The Reloading Press is an at-least-weekly feature here on Gaming Ballistic for 2016. Each week it looks at some interesting real-world cartridges and presents them with hopefully-useful information in GURPS Format.
The 7.62x39mm cartridge cleared all of the major hurdles to design and mass production in 1947, and remains one of the most popular chamberings for combat rifles in the world, almost certainly due to its proliferation by the Soviet Union. It’s archetypical platform, the AK-47 assault rifle, is one of the only weapons to appear on a national flag. It’s that iconic.
The original “assault rifle” concept was an intermediate. Of intermediate power between a pistol and a battle rifle, intermediate chambering, intermediate velocity, intermediate lots of things.
The cartridge itself propels a 123gr (just shy of 8gr) bullet that is actually 7.92mm in diameter, with a steel core and copper-washed steel jacket. Martin Fackler, my favorite ballistician, has good things to say about the design relative to prior projectiles, but notes it’s quite stable in flesh, and the sturdy construction of the bullet makes it unlikely to either tumble quickly or fragment badly, limiting its wounding potential. That’s not to say it hasn’t killed plenty of folks worldwide.
Ballistic’s Calculator Inputs
Basic inputs for the calculator are as follows, selecting 415mm for the (test) barrel length. The Pact-standard M43 steel-core FMJ round was selected as the basic package.
This is the classic “adversary” round for modern action and any sort of cold war game. It found use in both the Soviet Union and China, and is still rather popular in Africa and the Middle East. And the USA. And . . . you get the point.
In any case: the original M43 bullet is optimized out of a 415mm (about 16.3″) barrel, and the longest barrel I could find was a 26″ bolt-action gun. This is not a long-barrel cartridge, by any stretch of the imagination. If you want that and want a Soviet/Russian round, use the 7.62x54mmR.
But that being said, sometimes you make do with what you have. And the RPD light machinegun does shoot from a 520mm barrel, so there you go.
- The velocity is at the muzzle. The velocity with a 16.3″ test barrel is tuned to match real-world data from the M43 at 2178J muzzle energy, the standard military load issued in bulk. Later rounds were issued with the slightly lower energy M67 projectile.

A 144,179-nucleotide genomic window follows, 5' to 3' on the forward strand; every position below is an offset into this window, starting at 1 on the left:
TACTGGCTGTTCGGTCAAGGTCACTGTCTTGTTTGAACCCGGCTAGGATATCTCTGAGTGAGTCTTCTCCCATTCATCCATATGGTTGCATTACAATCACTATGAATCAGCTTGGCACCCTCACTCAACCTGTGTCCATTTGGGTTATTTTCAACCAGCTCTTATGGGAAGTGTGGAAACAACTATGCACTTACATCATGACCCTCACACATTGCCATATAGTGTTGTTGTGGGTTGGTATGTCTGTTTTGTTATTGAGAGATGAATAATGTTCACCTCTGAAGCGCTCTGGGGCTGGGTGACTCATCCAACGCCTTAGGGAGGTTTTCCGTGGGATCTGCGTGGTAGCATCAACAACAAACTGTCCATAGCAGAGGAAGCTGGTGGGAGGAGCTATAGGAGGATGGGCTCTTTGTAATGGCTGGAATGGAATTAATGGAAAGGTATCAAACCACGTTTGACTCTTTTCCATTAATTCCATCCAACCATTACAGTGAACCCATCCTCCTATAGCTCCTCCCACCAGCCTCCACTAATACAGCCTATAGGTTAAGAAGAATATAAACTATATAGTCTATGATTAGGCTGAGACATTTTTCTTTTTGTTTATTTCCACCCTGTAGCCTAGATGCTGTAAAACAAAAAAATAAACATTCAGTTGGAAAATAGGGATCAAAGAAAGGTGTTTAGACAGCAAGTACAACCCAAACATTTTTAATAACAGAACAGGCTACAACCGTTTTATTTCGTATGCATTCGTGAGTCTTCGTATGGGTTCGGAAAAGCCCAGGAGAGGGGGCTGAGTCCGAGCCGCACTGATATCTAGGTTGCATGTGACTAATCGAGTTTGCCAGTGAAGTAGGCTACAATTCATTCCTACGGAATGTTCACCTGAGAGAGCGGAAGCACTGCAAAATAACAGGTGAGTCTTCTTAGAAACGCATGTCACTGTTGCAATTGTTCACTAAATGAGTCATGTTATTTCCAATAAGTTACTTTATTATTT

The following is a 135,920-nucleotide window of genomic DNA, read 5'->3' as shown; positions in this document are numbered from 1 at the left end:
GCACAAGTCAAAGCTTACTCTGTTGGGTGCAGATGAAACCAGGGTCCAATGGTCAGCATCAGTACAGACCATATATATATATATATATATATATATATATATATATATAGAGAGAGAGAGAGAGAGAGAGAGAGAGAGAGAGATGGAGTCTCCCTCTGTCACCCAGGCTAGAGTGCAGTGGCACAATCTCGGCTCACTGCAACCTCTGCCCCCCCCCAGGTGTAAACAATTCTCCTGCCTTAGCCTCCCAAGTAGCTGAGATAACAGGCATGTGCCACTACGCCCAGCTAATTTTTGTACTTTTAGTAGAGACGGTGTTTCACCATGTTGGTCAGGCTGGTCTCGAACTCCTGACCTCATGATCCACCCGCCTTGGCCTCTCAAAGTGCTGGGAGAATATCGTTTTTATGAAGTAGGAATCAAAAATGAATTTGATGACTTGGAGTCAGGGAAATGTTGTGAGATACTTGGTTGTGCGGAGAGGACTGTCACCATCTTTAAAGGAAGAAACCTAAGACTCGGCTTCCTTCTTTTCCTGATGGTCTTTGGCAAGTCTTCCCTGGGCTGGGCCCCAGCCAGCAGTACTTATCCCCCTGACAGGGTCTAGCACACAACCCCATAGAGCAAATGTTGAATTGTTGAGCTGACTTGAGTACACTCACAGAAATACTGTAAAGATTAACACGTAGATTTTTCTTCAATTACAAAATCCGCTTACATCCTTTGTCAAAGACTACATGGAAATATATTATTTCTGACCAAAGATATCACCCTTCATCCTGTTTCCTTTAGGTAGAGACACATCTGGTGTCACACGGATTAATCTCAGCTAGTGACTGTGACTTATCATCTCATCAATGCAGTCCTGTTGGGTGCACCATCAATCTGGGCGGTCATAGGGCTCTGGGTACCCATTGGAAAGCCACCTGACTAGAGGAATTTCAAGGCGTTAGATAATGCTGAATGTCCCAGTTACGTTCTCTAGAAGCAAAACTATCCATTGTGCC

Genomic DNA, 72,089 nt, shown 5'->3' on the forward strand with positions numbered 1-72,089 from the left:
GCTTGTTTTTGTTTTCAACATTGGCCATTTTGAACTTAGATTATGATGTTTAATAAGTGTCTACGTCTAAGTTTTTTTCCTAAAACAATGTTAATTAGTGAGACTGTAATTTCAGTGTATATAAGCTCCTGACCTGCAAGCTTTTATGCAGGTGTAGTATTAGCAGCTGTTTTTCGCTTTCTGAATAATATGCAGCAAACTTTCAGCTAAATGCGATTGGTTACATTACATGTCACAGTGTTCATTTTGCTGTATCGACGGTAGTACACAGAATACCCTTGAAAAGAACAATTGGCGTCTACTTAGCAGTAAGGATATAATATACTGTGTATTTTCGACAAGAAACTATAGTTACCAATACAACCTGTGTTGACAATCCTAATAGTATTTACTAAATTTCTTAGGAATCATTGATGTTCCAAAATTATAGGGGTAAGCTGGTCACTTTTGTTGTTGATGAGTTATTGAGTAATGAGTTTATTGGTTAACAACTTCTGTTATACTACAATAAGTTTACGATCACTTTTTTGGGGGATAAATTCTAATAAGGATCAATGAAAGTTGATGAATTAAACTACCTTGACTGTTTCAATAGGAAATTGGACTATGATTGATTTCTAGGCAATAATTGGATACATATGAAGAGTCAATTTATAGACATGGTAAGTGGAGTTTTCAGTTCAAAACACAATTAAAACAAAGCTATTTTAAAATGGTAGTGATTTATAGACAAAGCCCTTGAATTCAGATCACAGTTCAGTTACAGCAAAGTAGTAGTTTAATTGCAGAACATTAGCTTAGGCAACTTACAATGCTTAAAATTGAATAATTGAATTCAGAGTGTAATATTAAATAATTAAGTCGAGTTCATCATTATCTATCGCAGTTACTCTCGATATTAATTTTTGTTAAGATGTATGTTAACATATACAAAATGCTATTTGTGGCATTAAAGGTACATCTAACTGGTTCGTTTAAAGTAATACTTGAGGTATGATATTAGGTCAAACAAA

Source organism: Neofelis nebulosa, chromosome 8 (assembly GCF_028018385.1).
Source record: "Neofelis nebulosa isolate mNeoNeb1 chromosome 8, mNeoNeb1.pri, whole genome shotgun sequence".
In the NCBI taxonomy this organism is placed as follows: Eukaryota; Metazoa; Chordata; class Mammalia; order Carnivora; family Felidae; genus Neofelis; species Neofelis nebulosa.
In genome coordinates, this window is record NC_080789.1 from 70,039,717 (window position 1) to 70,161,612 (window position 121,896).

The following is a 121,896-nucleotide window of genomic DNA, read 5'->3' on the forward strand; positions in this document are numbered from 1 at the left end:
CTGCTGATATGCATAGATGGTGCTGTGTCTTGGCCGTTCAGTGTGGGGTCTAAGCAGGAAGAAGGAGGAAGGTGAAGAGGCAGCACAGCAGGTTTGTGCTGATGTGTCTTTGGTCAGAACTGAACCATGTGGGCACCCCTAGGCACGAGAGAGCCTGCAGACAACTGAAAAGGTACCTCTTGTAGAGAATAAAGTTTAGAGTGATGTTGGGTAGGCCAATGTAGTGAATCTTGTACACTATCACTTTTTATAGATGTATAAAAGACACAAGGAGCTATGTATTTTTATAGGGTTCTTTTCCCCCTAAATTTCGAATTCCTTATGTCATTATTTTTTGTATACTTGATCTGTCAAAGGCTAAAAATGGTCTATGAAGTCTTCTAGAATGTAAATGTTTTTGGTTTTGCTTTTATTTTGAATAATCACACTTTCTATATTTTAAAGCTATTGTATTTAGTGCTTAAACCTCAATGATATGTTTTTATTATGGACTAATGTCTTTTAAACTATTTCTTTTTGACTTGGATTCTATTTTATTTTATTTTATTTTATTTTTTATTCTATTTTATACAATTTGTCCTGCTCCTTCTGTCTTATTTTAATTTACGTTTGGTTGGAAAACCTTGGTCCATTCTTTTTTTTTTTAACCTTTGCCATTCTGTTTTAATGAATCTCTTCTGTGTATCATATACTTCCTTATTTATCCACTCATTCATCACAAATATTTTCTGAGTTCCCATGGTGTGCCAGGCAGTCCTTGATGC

- There is no pi to pi- range listed for this cartridge, because the projectile will always do at least pi damage. As even the armor piercing channel is 0.8, there’s no point in a pi- rating. The round’s tendency to not yaw and fragment speaks against any sort of pi+ rating at any range.
There don’t seem to be the huge variety of loads that are featured on (say) the 7.62x51mm NATO rounds. That said, there are two important variants that exist.
After 1989, a heat-treatment process was introduced, along with a higher carbon tool steel, that improved the penetration of the standard bullet by 2-3x (!). This would usually qualify as an AP variant. However, since the AK47 isn’t notable for being a high-threat projectile for modern body armor, that might argue that pre-1989 bullets earn themselves a (0.5) armor divisor, and modern construction would simply be (1). So the old variant might do 5d+2 (0.5) pi, while the modern is 5d+2 pi.
There are also soft-point and hollow point versions, which would come in at 4d+1 pi+ using my usual conversion.
OK, that’s a ridiculous lie. But if you stopped and started with the AK-47, you wouldn’t go far wrong. These can be stamped out by the kajillions, or purchased nearly custom to get the nearly oxymoronic high-end AK.
Other variants include the AKM (modernized AK47) and shortened versions such as the AKMS for paratrooper use. The AKM is, I’m told, the most common mass-produced variant of this weapon, with the a cheaper stamped, rather than milled, receiver.
The SKS is a more traditional-looking clip-fed rifle.
Some pretty interesting variants exist, including this bullpup version.